When I was 7, I watched the final scene of Gallipoli with my Dad. So, that’s troublesome.
In case you’re blissfully unfamiliar with the 1981 Peter Weir war epic, let me sum it up as best I can: a super dreamy 25-year-old pre-anti-Semitic Mel Gibson and another hot dude are world class sprinters whose Olympic track careers get jacked by World War I in 1915. They work as runners carrying messages back and forth from the front line to the generals in the rear. In the final scene, Mel Gibson runs towards the trenches to let the soldiers know that the general has called off the fight–but he doesn’t run fucking fast enough and….
Warning, graphic content kind of:
It’s hilarious, right? Well, not really. Honestly, I was super crushed when I saw it. After the other handsome blonde runner dude gets shot running across the battlefield, the credits rolled, and I said to my Dad: “But,…why? Mel Gibson was coming to say it was OK and they didn’t have to fight!”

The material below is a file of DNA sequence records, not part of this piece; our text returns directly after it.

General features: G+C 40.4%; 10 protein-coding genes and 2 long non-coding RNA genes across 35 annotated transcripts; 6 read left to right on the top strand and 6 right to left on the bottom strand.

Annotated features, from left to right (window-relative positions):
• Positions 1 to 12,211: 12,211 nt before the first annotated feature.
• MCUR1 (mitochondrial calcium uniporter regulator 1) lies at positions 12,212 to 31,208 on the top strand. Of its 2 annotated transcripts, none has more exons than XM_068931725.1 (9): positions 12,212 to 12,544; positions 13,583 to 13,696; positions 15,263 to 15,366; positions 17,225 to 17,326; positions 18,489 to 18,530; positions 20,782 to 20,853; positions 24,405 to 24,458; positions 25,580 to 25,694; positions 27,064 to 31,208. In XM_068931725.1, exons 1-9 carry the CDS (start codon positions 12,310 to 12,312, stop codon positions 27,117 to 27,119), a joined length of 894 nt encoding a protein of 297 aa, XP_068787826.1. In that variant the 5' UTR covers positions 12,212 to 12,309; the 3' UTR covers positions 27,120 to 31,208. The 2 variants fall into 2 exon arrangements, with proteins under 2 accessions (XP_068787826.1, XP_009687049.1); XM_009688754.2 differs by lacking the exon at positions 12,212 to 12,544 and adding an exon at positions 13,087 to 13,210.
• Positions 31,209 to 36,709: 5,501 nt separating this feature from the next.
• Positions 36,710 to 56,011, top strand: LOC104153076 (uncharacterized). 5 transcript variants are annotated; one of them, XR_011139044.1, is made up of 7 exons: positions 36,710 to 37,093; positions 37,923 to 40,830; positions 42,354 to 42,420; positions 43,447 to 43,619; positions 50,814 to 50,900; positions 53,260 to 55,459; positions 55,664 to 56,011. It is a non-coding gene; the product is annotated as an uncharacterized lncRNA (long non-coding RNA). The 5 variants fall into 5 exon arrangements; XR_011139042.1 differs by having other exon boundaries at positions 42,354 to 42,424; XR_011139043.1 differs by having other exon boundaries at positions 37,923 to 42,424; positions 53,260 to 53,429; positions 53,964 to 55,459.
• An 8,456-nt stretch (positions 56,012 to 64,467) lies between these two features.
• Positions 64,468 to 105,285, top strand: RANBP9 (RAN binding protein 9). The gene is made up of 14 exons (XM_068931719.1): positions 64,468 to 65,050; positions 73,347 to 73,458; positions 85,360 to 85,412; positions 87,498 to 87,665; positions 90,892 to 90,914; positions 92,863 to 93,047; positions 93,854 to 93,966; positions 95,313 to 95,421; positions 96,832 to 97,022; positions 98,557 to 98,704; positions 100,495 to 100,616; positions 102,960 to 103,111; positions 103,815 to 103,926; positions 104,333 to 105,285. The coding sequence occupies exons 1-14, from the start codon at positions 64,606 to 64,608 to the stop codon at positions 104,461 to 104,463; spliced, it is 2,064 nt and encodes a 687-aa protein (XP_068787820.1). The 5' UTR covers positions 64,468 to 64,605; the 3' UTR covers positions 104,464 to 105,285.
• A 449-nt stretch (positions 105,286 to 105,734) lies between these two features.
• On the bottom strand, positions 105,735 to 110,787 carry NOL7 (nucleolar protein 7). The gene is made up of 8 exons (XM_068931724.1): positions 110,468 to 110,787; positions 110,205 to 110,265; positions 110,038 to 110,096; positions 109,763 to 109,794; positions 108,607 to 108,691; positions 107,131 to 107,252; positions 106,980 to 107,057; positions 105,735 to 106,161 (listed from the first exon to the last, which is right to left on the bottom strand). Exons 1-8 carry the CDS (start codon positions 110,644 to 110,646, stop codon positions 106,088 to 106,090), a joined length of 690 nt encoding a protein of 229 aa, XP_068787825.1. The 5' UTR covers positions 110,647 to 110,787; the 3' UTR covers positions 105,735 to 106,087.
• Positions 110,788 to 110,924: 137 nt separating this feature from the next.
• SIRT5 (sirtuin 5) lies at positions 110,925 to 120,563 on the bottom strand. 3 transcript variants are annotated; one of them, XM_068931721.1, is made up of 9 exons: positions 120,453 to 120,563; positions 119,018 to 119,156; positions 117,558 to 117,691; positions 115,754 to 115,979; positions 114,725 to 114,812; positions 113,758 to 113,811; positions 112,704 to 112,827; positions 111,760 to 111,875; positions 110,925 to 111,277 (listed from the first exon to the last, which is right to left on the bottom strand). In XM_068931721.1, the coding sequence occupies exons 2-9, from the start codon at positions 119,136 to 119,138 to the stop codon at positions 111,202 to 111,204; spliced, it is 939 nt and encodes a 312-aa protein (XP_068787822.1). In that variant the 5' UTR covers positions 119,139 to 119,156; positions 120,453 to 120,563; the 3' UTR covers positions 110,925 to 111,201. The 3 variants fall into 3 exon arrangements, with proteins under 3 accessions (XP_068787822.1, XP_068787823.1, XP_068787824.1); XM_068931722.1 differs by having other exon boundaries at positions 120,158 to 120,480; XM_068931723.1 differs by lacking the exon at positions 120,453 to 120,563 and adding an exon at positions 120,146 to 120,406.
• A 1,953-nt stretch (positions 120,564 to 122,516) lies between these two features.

And my Dad said: “He didn’t get there in time.”
I was really upset. It wasn’t fair at all. Mel Gibson was REALLY running for it. Later in the evening, I braided my Barbie’s hair and lamented the cruelty of the world.
“That’s the way things work out sometimes,” a 7-year-old me said, shaking my head and making a note of it in my Ramona Quimby Personalized Diary.
I guess my point is that I learned early on that life is absurd. Or, maybe my point is that painful experiences help you shit out funny things to say. Or maybe I’m just desperately hoping there’s one other person out there besides me that thinks it’s funny to think of a 7-year-old toe-head blonde in a froggy turtleneck watching the end of “Gallipoli” with her Dad?